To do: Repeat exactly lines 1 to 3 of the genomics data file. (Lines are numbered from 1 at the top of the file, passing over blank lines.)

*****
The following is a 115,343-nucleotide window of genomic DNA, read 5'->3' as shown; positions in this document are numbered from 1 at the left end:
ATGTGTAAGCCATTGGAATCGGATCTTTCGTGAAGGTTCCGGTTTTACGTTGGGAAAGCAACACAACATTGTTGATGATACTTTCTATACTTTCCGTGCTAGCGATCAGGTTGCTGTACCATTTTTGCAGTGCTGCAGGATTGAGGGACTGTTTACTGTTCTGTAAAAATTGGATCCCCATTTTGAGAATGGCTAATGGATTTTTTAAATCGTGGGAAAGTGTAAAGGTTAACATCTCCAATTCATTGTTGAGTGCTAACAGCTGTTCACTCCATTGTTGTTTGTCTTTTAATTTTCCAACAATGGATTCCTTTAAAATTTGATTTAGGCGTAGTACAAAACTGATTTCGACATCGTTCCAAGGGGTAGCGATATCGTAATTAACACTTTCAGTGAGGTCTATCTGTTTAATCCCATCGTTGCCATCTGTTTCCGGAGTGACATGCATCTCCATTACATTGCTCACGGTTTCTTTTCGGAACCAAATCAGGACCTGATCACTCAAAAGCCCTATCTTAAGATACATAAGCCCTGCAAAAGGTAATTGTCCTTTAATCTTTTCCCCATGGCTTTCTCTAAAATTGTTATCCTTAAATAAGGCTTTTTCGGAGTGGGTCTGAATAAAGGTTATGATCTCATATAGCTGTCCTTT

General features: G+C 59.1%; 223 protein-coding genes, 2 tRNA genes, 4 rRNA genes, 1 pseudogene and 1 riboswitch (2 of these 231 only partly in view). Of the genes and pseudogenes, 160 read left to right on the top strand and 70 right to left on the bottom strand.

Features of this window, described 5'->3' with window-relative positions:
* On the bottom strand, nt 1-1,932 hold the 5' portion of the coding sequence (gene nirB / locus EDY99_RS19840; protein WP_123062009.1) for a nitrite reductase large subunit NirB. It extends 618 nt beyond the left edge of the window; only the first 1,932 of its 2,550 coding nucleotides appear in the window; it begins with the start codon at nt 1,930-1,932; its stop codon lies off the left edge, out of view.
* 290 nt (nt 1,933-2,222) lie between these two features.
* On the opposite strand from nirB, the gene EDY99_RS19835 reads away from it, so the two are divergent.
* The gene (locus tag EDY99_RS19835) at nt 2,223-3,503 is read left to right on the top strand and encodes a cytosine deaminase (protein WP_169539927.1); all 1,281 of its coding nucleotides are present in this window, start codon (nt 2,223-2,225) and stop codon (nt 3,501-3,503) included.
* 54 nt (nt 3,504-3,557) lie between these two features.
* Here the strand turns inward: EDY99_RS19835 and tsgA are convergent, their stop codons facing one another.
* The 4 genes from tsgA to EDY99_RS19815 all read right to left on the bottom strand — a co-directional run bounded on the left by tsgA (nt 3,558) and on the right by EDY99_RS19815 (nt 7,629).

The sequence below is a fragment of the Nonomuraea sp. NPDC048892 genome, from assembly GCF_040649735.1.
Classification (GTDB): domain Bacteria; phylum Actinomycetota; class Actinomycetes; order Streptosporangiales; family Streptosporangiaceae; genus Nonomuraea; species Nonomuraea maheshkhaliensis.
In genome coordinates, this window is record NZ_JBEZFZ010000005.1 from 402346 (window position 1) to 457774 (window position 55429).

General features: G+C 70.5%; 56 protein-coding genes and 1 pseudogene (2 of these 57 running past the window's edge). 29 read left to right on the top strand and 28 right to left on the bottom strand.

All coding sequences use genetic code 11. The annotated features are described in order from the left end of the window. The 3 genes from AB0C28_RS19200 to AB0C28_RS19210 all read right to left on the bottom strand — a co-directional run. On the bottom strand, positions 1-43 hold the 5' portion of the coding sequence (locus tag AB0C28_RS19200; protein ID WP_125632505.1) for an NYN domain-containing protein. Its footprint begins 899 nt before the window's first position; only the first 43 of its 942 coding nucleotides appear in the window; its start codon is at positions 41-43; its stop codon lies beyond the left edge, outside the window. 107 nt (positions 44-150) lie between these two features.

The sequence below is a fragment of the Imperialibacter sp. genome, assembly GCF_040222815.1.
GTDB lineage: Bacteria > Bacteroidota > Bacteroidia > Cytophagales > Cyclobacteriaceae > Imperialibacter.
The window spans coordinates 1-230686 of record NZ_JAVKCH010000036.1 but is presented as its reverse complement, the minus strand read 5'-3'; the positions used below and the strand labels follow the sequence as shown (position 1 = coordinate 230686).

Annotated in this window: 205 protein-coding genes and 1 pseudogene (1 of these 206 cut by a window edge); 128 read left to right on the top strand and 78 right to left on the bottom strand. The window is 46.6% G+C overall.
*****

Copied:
The following is a 115,343-nucleotide window of genomic DNA, read 5'->3' as shown; positions in this document are numbered from 1 at the left end:
ATGTGTAAGCCATTGGAATCGGATCTTTCGTGAAGGTTCCGGTTTTACGTTGGGAAAGCAACACAACATTGTTGATGATACTTTCTATACTTTCCGTGCTAGCGATCAGGTTGCTGTACCATTTTTGCAGTGCTGCAGGATTGAGGGACTGTTTACTGTTCTGTAAAAATTGGATCCCCATTTTGAGAATGGCTAATGGATTTTTTAAATCGTGGGAAAGTGTAAAGGTTAACATCTCCAATTCATTGTTGAGTGCTAACAGCTGTTCACTCCATTGTTGTTTGTCTTTTAATTTTCCAACAATGGATTCCTTTAAAATTTGATTTAGGCGTAGTACAAAACTGATTTCGACATCGTTCCAAGGGGTAGCGATATCGTAATTAACACTTTCAGTGAGGTCTATCTGTTTAATCCCATCGTTGCCATCTGTTTCCGGAGTGACATGCATCTCCATTACATTGCTCACGGTTTCTTTTCGGAACCAAATCAGGACCTGATCACTCAAAAGCCCTATCTTAAGATACATAAGCCCTGCAAAAGGTAATTGTCCTTTAATCTTTTCCCCATGGCTTTCTCTAAAATTGTTATCCTTAAATAAGGCTTTTTCGGAGTGGGTCTGAATAAAGGTTATGATCTCATATAGCTGTCCTTT

General features: G+C 59.1%; 223 protein-coding genes, 2 tRNA genes, 4 rRNA genes, 1 pseudogene and 1 riboswitch (2 of these 231 only partly in view). Of the genes and pseudogenes, 160 read left to right on the top strand and 70 right to left on the bottom strand.